Operations Research

MATH 333, Spring Semester, 2018

 

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Class: MW 10:30 – 11:45am   at Lim 041

Instructor:       Dr. Shieu-Hong Lin  

Office:             Lim 137

Office Hours: M, T, Th 9:00-10:30am; 1:30-3:00pm (Make appointment in advance by email)

 

Syllabus: compact version

 

Books and references

·         Prajit K. Dutta. Strategies and Games: Theory and Practice. MIT Press, 1999. (Required textbook)

·         Robert Fourer, David M. Gay, and Brian W. Kernighan. AMPL: A Modeling Language for Mathematical Programming (online)

·         Online service for mathematical programming using AMPL 

·         R. Vanderbei. Linear Programming: Foundations and Extensions, 2nd ed.  Springer 2001.

·         D. Easley and J. Kleinberg. Networks, Crowds, and Markets, Addison Wesley, 2010

 

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About the reading reports:

 

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Week 1: Introduction to Mathematical Programming and AMPL: Production Models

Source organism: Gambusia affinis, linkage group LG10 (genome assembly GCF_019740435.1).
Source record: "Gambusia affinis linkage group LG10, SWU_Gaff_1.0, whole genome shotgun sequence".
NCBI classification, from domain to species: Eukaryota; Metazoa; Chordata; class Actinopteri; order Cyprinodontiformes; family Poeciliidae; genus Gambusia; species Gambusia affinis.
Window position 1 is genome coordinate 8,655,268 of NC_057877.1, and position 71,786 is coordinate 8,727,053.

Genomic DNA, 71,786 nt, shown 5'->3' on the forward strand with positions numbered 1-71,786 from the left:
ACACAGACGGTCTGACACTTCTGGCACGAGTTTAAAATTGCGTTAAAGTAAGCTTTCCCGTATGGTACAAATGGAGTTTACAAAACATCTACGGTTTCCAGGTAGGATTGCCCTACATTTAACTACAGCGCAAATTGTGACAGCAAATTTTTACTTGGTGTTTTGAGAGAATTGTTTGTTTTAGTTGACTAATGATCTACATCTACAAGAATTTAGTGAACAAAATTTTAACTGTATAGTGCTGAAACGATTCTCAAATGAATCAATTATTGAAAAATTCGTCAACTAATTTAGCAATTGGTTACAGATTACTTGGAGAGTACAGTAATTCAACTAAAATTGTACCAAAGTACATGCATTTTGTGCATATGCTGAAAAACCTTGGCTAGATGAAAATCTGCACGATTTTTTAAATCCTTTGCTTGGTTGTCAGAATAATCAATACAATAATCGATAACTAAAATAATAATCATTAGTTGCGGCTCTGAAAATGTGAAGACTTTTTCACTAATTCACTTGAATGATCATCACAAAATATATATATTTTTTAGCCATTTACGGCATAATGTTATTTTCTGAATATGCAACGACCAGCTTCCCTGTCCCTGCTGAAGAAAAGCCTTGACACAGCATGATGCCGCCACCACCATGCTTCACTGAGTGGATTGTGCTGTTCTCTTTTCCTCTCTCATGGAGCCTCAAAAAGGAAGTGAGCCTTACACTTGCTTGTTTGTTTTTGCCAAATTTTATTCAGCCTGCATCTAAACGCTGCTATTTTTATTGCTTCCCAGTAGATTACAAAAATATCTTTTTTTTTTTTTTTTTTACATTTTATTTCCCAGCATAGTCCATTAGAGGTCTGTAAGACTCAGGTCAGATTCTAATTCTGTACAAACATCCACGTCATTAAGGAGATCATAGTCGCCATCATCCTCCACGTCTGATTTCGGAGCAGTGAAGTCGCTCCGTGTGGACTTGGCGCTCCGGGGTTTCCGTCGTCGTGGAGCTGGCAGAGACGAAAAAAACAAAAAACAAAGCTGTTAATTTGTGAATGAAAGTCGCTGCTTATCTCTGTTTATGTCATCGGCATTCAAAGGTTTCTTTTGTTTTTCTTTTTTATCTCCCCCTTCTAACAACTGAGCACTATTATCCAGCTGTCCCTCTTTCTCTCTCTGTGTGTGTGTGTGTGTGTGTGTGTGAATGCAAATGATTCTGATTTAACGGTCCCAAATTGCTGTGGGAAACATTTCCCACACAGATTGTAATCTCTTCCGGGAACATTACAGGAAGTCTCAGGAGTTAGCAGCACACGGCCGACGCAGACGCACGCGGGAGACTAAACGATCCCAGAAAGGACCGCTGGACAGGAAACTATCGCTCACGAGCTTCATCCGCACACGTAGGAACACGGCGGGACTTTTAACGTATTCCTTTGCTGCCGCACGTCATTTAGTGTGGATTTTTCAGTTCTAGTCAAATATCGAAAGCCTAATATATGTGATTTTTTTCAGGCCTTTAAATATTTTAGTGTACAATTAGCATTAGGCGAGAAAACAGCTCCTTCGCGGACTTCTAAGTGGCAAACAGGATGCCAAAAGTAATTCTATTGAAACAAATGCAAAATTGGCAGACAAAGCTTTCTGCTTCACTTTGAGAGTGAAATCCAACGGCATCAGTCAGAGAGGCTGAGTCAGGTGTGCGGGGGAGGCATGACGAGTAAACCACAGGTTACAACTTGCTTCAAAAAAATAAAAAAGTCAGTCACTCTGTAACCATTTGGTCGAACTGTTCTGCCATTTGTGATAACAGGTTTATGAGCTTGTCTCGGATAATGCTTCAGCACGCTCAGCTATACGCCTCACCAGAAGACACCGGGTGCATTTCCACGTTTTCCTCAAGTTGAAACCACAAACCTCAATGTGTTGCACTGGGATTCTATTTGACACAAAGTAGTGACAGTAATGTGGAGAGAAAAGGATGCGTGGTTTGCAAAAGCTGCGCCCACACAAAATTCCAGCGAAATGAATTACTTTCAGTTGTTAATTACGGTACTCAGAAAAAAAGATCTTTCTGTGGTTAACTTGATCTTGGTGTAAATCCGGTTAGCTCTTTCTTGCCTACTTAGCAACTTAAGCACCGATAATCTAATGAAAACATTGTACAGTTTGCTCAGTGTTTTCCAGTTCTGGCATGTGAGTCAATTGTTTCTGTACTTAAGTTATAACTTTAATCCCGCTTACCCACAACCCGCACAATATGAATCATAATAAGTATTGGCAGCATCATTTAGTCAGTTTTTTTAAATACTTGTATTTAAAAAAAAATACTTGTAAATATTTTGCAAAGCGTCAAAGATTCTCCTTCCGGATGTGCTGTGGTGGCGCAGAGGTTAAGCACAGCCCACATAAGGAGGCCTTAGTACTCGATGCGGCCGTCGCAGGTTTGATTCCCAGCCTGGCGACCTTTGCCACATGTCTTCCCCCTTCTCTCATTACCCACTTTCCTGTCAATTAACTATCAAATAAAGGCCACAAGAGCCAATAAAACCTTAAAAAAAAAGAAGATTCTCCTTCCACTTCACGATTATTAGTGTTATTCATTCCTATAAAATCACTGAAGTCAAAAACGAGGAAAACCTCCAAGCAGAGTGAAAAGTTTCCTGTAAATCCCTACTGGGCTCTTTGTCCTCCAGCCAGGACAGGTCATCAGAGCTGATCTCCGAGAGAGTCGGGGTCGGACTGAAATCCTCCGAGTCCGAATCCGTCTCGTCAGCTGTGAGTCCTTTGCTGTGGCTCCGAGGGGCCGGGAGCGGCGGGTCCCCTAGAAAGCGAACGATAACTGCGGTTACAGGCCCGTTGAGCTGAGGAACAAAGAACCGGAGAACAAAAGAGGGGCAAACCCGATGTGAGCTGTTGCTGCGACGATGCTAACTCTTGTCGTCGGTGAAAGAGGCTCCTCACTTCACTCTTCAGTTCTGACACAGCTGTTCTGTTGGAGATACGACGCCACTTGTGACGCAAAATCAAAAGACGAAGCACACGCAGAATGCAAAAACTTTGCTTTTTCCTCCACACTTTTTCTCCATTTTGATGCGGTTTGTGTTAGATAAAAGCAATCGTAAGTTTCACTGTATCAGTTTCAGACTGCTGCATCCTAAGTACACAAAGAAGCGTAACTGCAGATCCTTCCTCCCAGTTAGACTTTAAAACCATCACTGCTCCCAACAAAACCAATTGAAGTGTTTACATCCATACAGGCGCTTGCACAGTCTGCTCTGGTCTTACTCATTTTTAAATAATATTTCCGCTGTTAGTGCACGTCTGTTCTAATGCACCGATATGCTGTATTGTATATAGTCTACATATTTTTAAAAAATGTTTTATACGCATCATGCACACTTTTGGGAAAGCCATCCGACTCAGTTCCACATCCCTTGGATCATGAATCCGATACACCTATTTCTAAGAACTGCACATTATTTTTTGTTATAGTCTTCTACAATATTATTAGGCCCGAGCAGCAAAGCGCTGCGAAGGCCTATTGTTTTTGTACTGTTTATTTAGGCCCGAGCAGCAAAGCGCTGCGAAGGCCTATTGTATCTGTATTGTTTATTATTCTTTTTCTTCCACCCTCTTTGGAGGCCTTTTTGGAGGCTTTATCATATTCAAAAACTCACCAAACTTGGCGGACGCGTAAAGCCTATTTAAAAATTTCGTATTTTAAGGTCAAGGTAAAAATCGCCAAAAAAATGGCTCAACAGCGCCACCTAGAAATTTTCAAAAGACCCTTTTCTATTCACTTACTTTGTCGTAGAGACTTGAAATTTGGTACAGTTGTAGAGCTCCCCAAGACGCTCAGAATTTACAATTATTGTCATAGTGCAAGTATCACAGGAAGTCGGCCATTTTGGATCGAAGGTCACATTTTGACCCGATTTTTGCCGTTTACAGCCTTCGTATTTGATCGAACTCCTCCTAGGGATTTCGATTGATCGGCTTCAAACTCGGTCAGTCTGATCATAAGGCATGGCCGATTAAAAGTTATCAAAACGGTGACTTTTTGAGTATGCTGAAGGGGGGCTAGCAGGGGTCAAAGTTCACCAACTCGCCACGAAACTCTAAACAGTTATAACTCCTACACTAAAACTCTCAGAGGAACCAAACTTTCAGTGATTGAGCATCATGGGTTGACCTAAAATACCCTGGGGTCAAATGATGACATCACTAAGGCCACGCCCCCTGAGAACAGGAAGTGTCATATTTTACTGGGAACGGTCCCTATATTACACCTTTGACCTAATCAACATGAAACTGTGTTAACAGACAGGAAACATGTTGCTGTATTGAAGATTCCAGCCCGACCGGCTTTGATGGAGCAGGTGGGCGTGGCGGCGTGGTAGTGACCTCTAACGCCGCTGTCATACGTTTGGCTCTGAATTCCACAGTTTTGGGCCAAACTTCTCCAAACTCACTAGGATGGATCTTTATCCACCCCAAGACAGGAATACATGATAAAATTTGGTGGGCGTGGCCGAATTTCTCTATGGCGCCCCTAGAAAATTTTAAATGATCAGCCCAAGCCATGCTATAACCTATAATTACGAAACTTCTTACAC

Showcase 1: Optimization Problems for Vehicle Refueling Planning

Showcase 2: Mechanism of a Bidding Game: Design and Analysis

 

Reading #1 Due: Monday Jan.15: (i) Introduction and Chapter 1 (production models) of  AMPL: A Modeling Language for Mathematical Programming (ii) Read this article on linear programming. (iii) Optional: Browse this article on mathematical optimization. Enter your report online under Canvas according to this format.

 

Lab #1 Due: Monday Jan.15

 

 

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Week 2: More on Linear Programming Using AMPL: Diet Models

 

Reading #2 Due: Monday, Jan.22

·         Review standard form and duality in this article on linear programming and our exploration of standard form and duality in the class.

·         Chapter 2 (diet models) of  AMPL: A Modeling Language for Mathematical Programming